What it shows is that all your theoretical statements can be true and have absolutely zero grounding for ID arguments against evolution. I’ve never disagree with the proofs that MI isn’t supposed to grow in a narrow theoretical construct. I’ve argued instead that it has nothing to do with the real world of evolutionary biology.

Nothing to do with evolutionary biology is a stretch. DNA and proteins are organized in a relevant sequence as is mutual information as Eric has been arguing.

Your statement here seems to be in agreement with the one you just responded to. The prior MI I(C1:C2) is produced by common ancestry of C1 and C2 from G. Are you really arguing that replication of DNA requires intelligence?

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My point is that since I(C1:C2|G) is upper limited by I(C1:C2) then when evolutionary biologists measure I(C1:C2|G) as you seem to say they are, they are also measuring a lower bound on I(C1:C2). And if I(C1:C2) cannot come about through naturalistic processes, so any I(C1:C2) > 0 is an indication of intelligent design, then likewise any measurement of I(C1:C2|G) > 0 is an indication of intelligent design. So, I do not understand why your claim that I(C1:C2|G) > 0 can be produced by natural causes undermines ID, if you at the same time agree I(C1:C2) cannot be produced by natural causes. I am very confused.

This is what the argument boils down to.

Since in other threads, Eric has adamantly held that any sort of consistency or order in nature is against methodological naturalism and thus an argument for ID, I wonder if all that he is arguing is that the existence of any regular biological phenomena (such as DNA replication) points to a a Designer.

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Exactly. Replication of DNA produces MI, lots of it, by an apparently natural process. The objection to this is that it is not new FI, in that there is no new commonalities produced by replication. That is where the cancer example is great. It shows that there are new FI produced independent of common descent too.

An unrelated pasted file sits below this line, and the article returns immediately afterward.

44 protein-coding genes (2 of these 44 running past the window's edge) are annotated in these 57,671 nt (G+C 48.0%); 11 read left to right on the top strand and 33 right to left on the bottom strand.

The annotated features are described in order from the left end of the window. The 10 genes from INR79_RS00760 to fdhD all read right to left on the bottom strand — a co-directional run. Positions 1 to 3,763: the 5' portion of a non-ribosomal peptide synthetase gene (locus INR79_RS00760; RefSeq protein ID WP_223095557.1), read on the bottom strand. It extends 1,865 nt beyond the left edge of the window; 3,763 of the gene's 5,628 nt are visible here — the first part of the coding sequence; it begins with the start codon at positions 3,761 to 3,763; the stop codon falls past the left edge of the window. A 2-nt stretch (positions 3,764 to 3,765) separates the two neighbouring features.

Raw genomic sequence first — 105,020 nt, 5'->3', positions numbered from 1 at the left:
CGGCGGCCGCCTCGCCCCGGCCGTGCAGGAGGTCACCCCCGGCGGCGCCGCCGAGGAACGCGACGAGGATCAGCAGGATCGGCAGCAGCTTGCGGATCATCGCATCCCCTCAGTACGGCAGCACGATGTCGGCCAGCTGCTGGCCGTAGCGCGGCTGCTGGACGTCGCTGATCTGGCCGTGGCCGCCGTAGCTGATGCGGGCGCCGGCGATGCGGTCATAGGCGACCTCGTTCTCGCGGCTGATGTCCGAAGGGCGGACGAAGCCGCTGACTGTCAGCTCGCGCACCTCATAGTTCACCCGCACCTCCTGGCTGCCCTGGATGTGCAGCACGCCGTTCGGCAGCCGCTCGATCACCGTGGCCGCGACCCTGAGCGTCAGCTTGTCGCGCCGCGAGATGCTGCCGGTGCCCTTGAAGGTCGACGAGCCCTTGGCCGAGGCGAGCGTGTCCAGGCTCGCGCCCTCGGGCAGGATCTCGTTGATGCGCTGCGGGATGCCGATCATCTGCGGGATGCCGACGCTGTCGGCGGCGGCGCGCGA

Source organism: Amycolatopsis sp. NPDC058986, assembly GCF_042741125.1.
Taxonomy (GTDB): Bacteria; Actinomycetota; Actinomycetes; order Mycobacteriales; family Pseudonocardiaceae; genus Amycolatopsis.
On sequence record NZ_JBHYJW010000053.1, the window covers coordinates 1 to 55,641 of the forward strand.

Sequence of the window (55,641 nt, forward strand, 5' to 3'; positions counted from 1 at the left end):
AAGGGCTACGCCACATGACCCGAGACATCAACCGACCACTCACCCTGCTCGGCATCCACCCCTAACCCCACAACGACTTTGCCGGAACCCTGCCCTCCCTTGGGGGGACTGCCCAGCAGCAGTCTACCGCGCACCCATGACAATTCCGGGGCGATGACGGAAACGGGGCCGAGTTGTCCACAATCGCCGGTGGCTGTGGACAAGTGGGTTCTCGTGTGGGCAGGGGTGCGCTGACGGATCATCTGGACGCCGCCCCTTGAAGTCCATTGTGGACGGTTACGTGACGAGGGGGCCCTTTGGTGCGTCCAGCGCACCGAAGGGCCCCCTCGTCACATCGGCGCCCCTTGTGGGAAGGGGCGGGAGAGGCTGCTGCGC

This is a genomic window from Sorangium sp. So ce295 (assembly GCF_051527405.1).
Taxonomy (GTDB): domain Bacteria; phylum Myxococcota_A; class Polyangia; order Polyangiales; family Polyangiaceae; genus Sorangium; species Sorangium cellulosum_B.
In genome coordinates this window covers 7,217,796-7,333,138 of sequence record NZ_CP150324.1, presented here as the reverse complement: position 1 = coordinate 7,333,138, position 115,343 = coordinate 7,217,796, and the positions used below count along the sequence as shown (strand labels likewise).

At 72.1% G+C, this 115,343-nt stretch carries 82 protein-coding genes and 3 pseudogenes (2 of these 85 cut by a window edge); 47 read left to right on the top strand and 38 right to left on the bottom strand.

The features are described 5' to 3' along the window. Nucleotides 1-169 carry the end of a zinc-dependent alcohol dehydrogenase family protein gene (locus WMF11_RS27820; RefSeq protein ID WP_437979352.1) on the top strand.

So common descent produces MI, and common selective pressures can produce MI too. The argument is, by demonstration, false. Yes, @EricMH, I’m giving necessary caveats. The theoretical and uncomputable MI of your proofs never increases, but that has nothing to do with this.

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@colewd maybe God did need to intervene in evolution. Fine. That might be possible.

However, we can be certain that the ID information arguments do not demonstrate this to be the case. That is what is established here.

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This claim is not established in my opinion unless you define function in very loose terms.

How do you know that the remaining FI after subtracting out common ancestry (i.e. (C1 \cap C2) \setminus G) is the result of common selection as opposed to say, neutral evolution? What experiments or reasoning is done to establish that?

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As I understand it, the main thrust of the mathematical argument you made is that Durston wildly overestimates the amount of MI that needs to be explained. If he properly subtracts out the common ancestry, then natural causes are sufficient to explain the small amount of MI remaining. So, they can no longer complain that evolution fails to explain function.